I’ve spent most of the last year and a half contemplating pretty pictures like the one that follows. These pictures, called Apollonian circle packings, have captivated me since I heard Sarnak speak on them at the 2009 Joint Meetings.

Pictures such as these are constructed by inscribing a triple of three circles inside a larger circle, inscribing a circle in each lune created, and iterating the process. The numbers labelling the circles are the curvatures (1/radius). (The exterior circle has radius 1, but because it is exterior we say that it’s curvature is -1 by convention.) To a number theorist, the amazing fact is that if the four circles we begin with have integral curvature (in the figure, the starting circles have curvature -1, 2, 2, 3), or indeed if any four mutually tangent circles in such a packing have integral curvature, **all** the rest of the circles automatically have integral curvature. Such pictures are called integer Apollonian circle packings (IACPs).

One question I like to think about, the one that got me into the subject, is to think about which numbers appear in IACPs. That is, think about all PACPs at once. How many times does a given curvature appear? What pairs of numbers can appear? How often? All of my counting is up to symmetry; the picture above, for example, accounts for only one occurrence of 6, not four, and only one occurrence of the pair (2,3).

It turns out that answers to these counting problems can be unexpectedly elegant.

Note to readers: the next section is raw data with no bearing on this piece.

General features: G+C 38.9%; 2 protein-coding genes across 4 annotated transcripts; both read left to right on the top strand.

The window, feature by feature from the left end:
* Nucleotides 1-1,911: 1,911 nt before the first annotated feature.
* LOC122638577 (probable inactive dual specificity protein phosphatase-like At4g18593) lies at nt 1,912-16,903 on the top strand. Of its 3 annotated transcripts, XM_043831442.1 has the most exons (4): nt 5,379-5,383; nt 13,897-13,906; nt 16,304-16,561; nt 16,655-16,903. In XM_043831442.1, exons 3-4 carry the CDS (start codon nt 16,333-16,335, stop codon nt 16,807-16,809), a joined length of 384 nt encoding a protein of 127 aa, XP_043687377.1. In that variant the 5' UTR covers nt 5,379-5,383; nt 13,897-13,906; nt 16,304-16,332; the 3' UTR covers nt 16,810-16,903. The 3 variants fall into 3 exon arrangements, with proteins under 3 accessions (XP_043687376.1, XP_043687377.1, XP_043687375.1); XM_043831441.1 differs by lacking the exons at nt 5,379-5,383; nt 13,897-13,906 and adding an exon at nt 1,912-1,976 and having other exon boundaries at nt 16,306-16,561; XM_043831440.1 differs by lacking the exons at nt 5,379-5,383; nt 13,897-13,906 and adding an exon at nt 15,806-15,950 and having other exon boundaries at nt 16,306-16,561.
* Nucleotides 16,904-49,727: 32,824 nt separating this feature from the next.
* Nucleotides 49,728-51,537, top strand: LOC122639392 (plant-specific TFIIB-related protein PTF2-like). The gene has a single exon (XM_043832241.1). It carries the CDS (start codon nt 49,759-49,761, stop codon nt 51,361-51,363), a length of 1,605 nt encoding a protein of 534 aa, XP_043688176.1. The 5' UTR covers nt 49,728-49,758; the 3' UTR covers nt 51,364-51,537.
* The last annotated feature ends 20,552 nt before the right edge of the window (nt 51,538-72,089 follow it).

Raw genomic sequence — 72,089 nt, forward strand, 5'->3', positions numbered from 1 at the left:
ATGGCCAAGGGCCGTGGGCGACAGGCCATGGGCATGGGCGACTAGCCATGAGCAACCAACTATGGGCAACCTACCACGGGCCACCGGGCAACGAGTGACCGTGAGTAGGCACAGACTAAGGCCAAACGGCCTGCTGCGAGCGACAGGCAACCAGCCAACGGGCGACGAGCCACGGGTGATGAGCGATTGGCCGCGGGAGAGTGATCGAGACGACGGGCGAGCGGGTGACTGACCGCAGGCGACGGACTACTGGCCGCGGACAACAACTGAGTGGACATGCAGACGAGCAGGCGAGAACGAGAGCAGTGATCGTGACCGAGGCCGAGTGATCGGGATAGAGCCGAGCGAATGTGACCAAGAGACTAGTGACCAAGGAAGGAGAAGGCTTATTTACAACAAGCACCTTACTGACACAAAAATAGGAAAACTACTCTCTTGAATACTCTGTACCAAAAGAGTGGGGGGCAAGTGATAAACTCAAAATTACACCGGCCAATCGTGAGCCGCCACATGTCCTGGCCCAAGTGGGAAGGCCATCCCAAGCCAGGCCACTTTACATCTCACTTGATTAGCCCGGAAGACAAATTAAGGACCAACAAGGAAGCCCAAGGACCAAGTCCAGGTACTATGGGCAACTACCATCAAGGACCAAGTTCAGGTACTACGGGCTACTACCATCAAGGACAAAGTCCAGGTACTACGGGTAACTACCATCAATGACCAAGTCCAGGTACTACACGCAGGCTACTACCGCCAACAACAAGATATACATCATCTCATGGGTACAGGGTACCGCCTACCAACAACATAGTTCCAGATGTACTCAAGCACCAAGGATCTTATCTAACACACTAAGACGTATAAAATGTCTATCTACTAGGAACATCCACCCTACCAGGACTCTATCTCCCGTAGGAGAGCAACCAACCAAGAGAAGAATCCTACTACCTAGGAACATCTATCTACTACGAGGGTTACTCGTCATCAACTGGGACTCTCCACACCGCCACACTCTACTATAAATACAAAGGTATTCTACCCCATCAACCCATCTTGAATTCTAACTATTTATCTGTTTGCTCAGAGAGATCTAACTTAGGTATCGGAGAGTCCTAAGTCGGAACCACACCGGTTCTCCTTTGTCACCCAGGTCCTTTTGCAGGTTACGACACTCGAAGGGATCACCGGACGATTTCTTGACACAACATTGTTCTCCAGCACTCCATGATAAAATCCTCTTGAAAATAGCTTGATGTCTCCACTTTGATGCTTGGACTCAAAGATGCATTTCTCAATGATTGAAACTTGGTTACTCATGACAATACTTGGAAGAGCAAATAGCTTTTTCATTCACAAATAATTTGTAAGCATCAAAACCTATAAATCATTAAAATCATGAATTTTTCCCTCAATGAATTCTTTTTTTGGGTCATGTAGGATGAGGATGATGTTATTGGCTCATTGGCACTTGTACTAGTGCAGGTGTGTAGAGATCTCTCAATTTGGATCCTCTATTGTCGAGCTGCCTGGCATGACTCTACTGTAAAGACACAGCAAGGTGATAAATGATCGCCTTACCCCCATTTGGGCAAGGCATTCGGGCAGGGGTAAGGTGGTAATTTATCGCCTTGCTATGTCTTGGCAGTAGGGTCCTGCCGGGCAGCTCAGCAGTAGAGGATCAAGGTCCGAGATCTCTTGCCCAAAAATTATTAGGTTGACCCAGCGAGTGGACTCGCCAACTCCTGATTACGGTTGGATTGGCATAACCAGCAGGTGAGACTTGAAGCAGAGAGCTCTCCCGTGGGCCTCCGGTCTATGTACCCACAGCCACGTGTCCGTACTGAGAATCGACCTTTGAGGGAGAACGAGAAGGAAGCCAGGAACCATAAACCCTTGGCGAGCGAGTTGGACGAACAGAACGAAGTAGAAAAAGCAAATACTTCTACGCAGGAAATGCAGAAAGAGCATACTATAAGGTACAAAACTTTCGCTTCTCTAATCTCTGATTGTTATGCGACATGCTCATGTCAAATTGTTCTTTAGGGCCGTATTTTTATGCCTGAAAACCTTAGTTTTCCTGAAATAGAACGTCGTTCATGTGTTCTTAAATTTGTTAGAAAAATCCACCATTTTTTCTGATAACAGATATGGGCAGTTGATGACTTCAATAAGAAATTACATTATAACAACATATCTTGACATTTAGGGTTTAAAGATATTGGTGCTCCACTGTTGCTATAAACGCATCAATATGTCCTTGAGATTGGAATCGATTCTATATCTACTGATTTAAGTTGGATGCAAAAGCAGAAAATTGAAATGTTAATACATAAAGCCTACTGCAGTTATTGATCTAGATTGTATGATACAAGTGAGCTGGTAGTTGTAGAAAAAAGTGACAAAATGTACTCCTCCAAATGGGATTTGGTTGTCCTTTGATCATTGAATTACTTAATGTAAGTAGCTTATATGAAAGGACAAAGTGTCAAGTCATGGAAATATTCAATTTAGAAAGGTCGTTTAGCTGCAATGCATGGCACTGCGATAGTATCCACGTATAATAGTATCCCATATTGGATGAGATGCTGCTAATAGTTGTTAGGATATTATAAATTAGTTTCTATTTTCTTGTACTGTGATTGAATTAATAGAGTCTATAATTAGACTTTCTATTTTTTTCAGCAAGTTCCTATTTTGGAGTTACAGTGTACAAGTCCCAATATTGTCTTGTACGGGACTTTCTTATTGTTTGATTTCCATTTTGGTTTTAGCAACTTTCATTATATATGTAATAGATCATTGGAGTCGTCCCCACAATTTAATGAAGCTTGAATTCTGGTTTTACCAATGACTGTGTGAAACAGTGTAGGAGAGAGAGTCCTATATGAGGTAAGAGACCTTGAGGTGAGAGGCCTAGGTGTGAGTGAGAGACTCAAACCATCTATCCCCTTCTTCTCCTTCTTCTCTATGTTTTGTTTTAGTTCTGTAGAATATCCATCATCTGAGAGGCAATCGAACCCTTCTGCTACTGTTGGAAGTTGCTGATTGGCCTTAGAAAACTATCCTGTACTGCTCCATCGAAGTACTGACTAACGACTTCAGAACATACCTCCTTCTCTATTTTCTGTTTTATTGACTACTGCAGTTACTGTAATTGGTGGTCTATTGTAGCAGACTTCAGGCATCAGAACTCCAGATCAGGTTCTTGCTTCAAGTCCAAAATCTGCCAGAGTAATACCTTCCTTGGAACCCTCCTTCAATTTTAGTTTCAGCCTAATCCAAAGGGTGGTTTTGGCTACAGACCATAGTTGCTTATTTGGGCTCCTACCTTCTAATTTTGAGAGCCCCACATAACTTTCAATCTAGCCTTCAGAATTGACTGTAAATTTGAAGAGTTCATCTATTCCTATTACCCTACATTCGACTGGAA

(Note: as the “Out[56]” which I clumsily left in the picture suggests, I generated this diagram and all my other Apollonian pictures using Mathematica 7; please contact me if you’re interested in methods for constructing pictures of this sort.)

### 0. Some basics

Four numbers are the curvatures of four mutually tangent circles iff they satisfy the Descartes equation .

Given a triple of mutually tangent circles with curvatures , the possible curvatures of a fourth circle are the roots of the above equation, viewed as a quadratic in ; in general there are two possibilities, . In particular, their sum is . If we know one curvature , then the “other” possibility is .

A nice upshot of this is that, if we know the curvatures of four mutually tangent circles in a packing, we can compute all the rest using only addition and subtraction!

### 1. Counting Occurrences of a Pair of Curvatures

Let be fixed integers, at least one positive, and let us count the occurrences of adjacent circles of curvatures .

The trick is to identify any occurrence of the pair of with the doubly-infinite chain of circles/numbers tangent to both. For the which appears in the above picture, the corresponding chain is . Can we characterize the chains attached to a pair ?

It’s easy to prove, using the equations in section 0, that if is in such a chain, then all the curvatures in the chain have the form for . The key is to realize that, for fixed and varying , all of these quadratic functions have the same leading coefficient and the same minimum .

Then what we are really counting is integer sequences of the form , where , where without loss of generality we can take (choices of which differ only by sign lead to the same sequence in reverse order). Such must have the form , where , and .